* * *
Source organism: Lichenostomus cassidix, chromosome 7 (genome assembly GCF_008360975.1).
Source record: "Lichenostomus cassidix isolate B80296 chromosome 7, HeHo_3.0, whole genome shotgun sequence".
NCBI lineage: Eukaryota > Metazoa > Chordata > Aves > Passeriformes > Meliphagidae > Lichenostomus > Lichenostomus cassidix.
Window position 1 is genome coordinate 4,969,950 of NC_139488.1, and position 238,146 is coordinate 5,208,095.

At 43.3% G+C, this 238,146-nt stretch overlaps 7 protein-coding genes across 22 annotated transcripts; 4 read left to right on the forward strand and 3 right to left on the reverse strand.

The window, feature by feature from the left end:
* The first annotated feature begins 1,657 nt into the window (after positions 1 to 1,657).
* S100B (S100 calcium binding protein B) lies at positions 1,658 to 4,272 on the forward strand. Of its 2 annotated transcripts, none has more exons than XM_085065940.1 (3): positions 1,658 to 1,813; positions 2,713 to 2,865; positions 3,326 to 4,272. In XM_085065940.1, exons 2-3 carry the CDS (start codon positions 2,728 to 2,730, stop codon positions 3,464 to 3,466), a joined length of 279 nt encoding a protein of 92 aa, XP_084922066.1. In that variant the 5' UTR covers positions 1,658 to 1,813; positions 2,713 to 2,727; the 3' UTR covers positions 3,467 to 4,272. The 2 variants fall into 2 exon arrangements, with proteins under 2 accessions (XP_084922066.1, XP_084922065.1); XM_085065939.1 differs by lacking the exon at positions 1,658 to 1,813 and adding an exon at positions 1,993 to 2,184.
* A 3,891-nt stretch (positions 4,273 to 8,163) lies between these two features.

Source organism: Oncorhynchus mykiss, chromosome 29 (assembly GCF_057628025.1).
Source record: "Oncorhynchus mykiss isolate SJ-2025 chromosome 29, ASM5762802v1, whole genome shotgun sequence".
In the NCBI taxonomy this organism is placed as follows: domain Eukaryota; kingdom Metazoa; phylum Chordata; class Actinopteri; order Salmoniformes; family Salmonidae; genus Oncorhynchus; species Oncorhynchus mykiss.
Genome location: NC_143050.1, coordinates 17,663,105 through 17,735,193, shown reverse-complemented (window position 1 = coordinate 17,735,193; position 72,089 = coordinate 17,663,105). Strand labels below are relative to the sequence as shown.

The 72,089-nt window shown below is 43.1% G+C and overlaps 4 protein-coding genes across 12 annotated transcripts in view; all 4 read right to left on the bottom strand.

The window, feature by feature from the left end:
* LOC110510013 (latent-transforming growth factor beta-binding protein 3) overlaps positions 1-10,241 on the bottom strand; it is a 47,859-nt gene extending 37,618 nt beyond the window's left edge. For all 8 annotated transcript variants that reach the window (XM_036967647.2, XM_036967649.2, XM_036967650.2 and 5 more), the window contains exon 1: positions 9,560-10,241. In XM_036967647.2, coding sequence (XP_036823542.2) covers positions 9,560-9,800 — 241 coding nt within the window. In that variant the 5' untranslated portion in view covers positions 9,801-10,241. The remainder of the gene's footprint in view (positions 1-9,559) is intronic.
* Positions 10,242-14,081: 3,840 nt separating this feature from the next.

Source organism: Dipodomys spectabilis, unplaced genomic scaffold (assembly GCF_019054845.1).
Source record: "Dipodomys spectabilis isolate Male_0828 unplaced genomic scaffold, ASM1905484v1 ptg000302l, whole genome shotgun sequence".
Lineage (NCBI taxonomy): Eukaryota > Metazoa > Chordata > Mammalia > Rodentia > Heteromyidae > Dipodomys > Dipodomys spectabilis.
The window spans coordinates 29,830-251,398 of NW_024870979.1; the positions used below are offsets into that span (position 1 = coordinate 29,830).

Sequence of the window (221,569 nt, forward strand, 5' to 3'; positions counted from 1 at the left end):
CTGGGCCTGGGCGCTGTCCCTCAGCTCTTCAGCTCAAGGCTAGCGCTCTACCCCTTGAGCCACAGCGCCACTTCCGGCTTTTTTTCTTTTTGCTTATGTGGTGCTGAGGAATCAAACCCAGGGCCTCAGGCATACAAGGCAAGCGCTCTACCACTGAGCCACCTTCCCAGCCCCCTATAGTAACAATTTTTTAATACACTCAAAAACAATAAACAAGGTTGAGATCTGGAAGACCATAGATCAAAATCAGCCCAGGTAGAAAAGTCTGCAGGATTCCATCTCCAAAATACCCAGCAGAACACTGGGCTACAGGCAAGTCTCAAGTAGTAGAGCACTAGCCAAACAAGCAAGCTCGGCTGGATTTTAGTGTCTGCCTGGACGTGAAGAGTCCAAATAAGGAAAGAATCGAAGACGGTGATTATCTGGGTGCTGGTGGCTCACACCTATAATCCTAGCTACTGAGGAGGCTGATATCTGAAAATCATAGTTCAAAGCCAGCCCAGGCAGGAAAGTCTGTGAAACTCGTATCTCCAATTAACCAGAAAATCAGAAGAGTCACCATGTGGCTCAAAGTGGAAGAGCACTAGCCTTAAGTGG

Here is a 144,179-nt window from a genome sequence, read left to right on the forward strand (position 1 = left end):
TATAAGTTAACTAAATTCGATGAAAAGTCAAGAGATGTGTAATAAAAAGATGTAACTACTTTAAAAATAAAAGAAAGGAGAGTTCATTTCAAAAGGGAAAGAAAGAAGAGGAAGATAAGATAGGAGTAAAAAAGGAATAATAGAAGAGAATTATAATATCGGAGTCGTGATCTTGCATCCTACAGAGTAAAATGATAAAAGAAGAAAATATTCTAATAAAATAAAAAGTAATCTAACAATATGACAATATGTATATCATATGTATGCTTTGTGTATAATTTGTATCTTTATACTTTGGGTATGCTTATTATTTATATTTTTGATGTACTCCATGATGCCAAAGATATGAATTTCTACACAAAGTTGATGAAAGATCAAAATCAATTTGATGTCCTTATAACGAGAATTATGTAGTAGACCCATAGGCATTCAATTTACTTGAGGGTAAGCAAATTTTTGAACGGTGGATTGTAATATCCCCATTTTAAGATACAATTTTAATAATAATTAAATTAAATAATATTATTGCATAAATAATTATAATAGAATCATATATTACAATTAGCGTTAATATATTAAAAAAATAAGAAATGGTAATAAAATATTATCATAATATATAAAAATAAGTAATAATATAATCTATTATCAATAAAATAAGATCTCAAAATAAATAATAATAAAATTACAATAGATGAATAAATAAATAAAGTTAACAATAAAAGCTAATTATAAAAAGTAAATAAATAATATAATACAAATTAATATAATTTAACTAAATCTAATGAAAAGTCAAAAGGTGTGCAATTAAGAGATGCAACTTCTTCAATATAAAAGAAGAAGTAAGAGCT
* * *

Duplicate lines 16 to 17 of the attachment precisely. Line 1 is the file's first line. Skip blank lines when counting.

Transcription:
* LOC110510013 (latent-transforming growth factor beta-binding protein 3) overlaps positions 1-10,241 on the bottom strand; it is a 47,859-nt gene extending 37,618 nt beyond the window's left edge. For all 8 annotated transcript variants that reach the window (XM_036967647.2, XM_036967649.2, XM_036967650.2 and 5 more), the window contains exon 1: positions 9,560-10,241. In XM_036967647.2, coding sequence (XP_036823542.2) covers positions 9,560-9,800 — 241 coding nt within the window. In that variant the 5' untranslated portion in view covers positions 9,801-10,241. The remainder of the gene's footprint in view (positions 1-9,559) is intronic.
* Positions 10,242-14,081: 3,840 nt separating this feature from the next.